While this tidies up the router this also means that I would have to know in my handler what I had named the path parameter as in the router (username in my example) in order to extract the variable. I didn’t like having to know this in 2 separate areas and while a constant would have done the trick I chose to keep things local to the router.

Error Handling with Filters

The above code will now accept GET requests on localhost:8080/api, however, we are missing a very key component, which is error handling.

Initially looking at the Spring Boot Reference guide the error section refers to using @ControllerAdvice to globally capture errors which is the recommended way if you are using Annotations to specify routing. Unfortunately, this seems to only apply to @Controllers.

Digging around in the Spring 5 documentation lead me to determine that I could use a filter on the routes to apply global error handling:

With annotations, similar functionality can be achieved using @ControllerAdvice and/or a ServletFilter.

Defining a filter on the router was fairly trivial:

@Bean
fun routes(userHandler: UserHandler): RouterFunction<ServerResponse> = router {
    "/api".nest {
        GET("/"){
            userHandler.getAllUsers()
        }
        GET("/{$usernamePathVariable}") { req ->
            val username = req.pathVariable(usernamePathVariable)
            userHandler.getUser(username)
        }
    }
 
}.filter { request, next ->
    try {
        next.handle(request)
    } catch (ex: Exception) {
        log.error("An error occured", ex)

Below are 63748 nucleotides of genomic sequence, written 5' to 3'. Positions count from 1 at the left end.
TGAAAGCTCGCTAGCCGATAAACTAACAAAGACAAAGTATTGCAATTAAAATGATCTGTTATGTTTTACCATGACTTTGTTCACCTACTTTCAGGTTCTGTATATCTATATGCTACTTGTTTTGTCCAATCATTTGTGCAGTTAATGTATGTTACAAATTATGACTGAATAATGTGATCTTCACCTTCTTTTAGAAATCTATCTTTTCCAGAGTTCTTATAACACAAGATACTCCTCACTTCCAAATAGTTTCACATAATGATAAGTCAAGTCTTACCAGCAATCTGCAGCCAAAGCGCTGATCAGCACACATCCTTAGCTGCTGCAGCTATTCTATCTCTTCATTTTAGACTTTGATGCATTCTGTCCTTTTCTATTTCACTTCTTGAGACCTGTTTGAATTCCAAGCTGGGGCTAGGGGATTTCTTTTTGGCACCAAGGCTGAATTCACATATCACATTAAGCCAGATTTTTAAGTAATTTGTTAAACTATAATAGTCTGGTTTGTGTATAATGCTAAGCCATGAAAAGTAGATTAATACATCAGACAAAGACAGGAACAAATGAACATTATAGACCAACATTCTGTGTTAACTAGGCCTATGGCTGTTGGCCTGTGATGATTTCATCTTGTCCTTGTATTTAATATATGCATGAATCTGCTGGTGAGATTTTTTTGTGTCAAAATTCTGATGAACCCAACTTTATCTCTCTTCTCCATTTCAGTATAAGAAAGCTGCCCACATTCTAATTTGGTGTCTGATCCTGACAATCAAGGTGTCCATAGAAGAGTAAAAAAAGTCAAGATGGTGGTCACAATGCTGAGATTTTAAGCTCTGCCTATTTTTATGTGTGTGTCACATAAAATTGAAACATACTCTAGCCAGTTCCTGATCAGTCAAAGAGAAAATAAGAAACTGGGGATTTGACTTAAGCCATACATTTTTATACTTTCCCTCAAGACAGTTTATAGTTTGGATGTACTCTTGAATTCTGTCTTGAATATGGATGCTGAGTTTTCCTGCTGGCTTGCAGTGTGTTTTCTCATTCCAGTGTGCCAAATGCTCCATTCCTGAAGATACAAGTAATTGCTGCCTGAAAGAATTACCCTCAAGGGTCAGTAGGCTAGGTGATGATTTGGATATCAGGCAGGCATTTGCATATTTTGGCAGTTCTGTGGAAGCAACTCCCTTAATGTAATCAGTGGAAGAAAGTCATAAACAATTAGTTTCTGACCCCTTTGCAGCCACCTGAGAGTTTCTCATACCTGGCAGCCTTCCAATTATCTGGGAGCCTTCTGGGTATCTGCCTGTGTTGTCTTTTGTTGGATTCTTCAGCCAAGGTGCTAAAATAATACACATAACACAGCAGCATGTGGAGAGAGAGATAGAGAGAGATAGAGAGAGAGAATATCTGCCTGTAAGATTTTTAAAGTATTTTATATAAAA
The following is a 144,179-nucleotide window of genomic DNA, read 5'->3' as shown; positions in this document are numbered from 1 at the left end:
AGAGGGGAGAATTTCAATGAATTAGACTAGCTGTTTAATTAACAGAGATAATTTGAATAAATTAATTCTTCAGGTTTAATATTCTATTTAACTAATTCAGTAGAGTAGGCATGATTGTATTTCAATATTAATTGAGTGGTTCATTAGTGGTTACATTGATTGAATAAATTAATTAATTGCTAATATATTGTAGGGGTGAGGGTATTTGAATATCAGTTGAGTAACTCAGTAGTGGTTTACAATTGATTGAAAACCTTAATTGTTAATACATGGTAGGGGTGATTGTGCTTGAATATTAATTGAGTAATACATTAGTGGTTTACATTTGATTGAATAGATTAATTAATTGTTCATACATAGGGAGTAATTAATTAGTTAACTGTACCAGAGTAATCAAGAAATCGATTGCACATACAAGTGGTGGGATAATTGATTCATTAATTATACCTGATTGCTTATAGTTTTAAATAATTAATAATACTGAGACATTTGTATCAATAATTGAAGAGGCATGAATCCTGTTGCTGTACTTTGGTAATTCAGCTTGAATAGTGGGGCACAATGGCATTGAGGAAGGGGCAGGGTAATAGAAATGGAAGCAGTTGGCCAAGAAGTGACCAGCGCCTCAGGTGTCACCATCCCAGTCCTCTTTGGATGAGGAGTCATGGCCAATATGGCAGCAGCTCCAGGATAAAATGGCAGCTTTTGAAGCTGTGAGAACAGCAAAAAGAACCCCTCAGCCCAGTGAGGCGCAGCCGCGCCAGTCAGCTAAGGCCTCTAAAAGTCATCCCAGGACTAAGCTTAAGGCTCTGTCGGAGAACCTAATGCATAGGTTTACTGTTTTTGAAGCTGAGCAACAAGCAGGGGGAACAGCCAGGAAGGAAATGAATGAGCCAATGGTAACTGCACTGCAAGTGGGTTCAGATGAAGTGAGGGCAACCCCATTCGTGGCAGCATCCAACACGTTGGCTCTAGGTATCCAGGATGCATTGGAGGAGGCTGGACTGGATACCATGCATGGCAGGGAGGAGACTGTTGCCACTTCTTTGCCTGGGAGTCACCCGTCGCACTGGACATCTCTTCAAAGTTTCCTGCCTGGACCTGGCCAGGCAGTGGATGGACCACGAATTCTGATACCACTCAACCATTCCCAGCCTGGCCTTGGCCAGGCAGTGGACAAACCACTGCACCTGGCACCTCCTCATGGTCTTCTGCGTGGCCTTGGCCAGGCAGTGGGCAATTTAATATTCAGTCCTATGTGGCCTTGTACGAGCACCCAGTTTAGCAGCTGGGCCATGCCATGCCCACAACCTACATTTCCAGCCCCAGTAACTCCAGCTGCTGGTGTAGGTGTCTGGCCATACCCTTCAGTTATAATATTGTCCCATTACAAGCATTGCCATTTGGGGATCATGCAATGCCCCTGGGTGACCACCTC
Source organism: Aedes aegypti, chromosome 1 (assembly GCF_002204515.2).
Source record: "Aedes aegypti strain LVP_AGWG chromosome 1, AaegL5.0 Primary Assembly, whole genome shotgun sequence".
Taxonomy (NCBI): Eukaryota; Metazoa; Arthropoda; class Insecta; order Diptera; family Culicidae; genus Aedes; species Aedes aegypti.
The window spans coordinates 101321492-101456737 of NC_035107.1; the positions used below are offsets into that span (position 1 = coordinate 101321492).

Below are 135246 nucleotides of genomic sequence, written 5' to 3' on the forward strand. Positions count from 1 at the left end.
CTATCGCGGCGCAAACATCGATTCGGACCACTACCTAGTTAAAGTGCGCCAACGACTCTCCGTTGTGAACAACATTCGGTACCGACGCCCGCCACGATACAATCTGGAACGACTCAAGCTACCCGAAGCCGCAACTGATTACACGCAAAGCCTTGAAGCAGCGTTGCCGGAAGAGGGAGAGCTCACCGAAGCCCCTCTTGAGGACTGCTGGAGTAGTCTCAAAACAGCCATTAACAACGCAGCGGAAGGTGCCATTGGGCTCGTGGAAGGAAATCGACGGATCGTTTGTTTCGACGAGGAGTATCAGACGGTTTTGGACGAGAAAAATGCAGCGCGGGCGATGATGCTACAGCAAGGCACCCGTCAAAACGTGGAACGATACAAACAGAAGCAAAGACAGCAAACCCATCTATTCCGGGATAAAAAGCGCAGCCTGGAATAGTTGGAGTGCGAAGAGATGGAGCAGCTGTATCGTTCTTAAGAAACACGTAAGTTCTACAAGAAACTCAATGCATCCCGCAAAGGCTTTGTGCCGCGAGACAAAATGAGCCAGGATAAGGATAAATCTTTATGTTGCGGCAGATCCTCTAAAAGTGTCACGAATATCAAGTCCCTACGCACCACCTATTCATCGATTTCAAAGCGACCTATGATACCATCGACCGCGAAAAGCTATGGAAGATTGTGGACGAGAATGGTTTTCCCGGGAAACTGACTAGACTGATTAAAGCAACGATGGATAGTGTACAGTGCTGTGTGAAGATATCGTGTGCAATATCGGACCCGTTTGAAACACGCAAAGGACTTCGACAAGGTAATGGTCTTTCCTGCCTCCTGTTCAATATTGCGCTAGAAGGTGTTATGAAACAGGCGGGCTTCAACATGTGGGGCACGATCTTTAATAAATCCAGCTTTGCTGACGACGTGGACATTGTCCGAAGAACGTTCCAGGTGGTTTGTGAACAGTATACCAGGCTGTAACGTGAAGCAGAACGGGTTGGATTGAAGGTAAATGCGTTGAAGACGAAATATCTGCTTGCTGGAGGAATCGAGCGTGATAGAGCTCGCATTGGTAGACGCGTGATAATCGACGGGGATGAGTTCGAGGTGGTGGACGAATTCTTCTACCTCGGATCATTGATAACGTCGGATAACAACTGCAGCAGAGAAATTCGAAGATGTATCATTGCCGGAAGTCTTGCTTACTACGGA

when (ex) {
            is NotFoundException -> ServerResponse.notFound().build()
            else -> ServerResponse.status(HttpStatus.INTERNAL_SERVER_ERROR).build()
        }
    }
}

This did exactly what I’d wanted to do. Furthermore, I could extract the exceptionHandler into a common component to allow me to reuse the same global error handling should I create another routing bean.

Default Error Handling

I kept looking to see if there were any alternative ways to perform the error handling as it seemed odd that there wasn’t something baked into Spring Boot from the get-go. Imagine my surprise when the next day Spring announced Spring Boot 2.0 M6 complete with error handling for Webflux!

This version introduces the DefaultErrorWebExceptionHandler which takes care of converting exceptions into the familiar response:

{"timestamp":1510330188671,"path":"/test","message":"Response status 404","status":404,"error":"Not Found"}

The default error implementation checks for the presence of a ResponseStatusException to use to customize the JSON error responses. With this knowledge I can remove the filter from my router and define my NotFoundException as the following:

class NotFoundException(
        status: HttpStatus = HttpStatus.NOT_FOUND,
        reason: String? = null,
        throwable: Throwable? = null) : ResponseStatusException(status, reason, throwable)

This will produce the following output when a user is not found:

{"timestamp":1510330781517,"path":"/api/Alexa","message":"Response status 404 with reason \"Could not find user: Alexa\"","status":404,"error":"Not Found"}

There is definitely some more customization that can be done and by extending DefaultErrorWebExceptionHandler and providing a custom implementation of ErrorAttributes it should be possible to change the error format. Implementing AbstractErrorWebExceptionHandler should also allow us to customize a lot of the error handling if we wanted.

All of the code for this can be found on Github.

Let me know in the comments if anyone has a good example of custom error handling, I’m curious to see how others have used the new webflux.fn routing!